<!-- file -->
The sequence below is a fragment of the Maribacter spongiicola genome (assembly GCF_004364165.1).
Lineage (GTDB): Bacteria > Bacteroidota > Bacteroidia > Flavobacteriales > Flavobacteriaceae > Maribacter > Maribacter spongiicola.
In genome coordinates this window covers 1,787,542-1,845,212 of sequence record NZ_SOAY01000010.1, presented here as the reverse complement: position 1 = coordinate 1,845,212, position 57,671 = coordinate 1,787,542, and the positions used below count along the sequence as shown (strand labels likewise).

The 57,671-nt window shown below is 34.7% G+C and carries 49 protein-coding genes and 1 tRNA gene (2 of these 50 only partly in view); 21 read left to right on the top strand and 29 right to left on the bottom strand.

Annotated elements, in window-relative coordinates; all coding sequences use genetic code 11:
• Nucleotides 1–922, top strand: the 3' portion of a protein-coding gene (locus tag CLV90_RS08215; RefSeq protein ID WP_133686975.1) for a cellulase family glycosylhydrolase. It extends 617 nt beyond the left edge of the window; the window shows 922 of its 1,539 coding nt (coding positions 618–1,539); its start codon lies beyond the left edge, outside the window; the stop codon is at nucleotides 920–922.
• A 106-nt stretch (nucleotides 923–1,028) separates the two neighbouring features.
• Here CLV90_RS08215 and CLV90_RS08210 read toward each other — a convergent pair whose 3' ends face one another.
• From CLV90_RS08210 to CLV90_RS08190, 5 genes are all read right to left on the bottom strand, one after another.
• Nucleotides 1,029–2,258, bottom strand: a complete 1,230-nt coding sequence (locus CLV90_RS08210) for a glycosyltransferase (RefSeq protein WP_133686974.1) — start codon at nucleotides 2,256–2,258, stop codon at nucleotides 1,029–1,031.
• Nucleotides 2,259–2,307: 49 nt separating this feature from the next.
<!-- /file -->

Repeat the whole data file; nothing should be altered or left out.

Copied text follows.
The sequence below is a fragment of the Maribacter spongiicola genome (assembly GCF_004364165.1).
Lineage (GTDB): Bacteria > Bacteroidota > Bacteroidia > Flavobacteriales > Flavobacteriaceae > Maribacter > Maribacter spongiicola.
In genome coordinates this window covers 1,787,542-1,845,212 of sequence record NZ_SOAY01000010.1, presented here as the reverse complement: position 1 = coordinate 1,845,212, position 57,671 = coordinate 1,787,542, and the positions used below count along the sequence as shown (strand labels likewise).

The 57,671-nt window shown below is 34.7% G+C and carries 49 protein-coding genes and 1 tRNA gene (2 of these 50 only partly in view); 21 read left to right on the top strand and 29 right to left on the bottom strand.

Annotated elements, in window-relative coordinates; all coding sequences use genetic code 11:
• Nucleotides 1–922, top strand: the 3' portion of a protein-coding gene (locus tag CLV90_RS08215; RefSeq protein ID WP_133686975.1) for a cellulase family glycosylhydrolase. It extends 617 nt beyond the left edge of the window; the window shows 922 of its 1,539 coding nt (coding positions 618–1,539); its start codon lies beyond the left edge, outside the window; the stop codon is at nucleotides 920–922.
• A 106-nt stretch (nucleotides 923–1,028) separates the two neighbouring features.
• Here CLV90_RS08215 and CLV90_RS08210 read toward each other — a convergent pair whose 3' ends face one another.
• From CLV90_RS08210 to CLV90_RS08190, 5 genes are all read right to left on the bottom strand, one after another.
• Nucleotides 1,029–2,258, bottom strand: a complete 1,230-nt coding sequence (locus CLV90_RS08210) for a glycosyltransferase (RefSeq protein WP_133686974.1) — start codon at nucleotides 2,256–2,258, stop codon at nucleotides 1,029–1,031.
• Nucleotides 2,259–2,307: 49 nt separating this feature from the next.